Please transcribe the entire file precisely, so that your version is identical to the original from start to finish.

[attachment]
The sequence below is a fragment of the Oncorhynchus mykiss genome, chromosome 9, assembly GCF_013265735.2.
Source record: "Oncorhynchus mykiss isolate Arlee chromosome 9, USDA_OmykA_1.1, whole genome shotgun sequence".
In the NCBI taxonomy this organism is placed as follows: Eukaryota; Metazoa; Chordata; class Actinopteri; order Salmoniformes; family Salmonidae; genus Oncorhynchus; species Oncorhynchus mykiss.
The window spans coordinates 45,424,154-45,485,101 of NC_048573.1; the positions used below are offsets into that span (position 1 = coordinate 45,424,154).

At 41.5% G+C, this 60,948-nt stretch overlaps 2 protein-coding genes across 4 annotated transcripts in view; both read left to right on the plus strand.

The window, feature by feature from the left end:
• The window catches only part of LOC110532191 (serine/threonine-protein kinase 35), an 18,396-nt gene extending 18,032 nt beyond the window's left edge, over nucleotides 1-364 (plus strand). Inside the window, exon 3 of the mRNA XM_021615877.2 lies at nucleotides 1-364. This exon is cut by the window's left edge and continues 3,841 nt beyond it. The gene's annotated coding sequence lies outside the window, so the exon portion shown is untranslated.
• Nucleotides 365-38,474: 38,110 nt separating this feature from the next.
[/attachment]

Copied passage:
The sequence below is a fragment of the Oncorhynchus mykiss genome, chromosome 9, assembly GCF_013265735.2.
Source record: "Oncorhynchus mykiss isolate Arlee chromosome 9, USDA_OmykA_1.1, whole genome shotgun sequence".
In the NCBI taxonomy this organism is placed as follows: Eukaryota; Metazoa; Chordata; class Actinopteri; order Salmoniformes; family Salmonidae; genus Oncorhynchus; species Oncorhynchus mykiss.
The window spans coordinates 45,424,154-45,485,101 of NC_048573.1; the positions used below are offsets into that span (position 1 = coordinate 45,424,154).

At 41.5% G+C, this 60,948-nt stretch overlaps 2 protein-coding genes across 4 annotated transcripts in view; both read left to right on the plus strand.

The window, feature by feature from the left end:
• The window catches only part of LOC110532191 (serine/threonine-protein kinase 35), an 18,396-nt gene extending 18,032 nt beyond the window's left edge, over nucleotides 1-364 (plus strand). Inside the window, exon 3 of the mRNA XM_021615877.2 lies at nucleotides 1-364. This exon is cut by the window's left edge and continues 3,841 nt beyond it. The gene's annotated coding sequence lies outside the window, so the exon portion shown is untranslated.
• Nucleotides 365-38,474: 38,110 nt separating this feature from the next.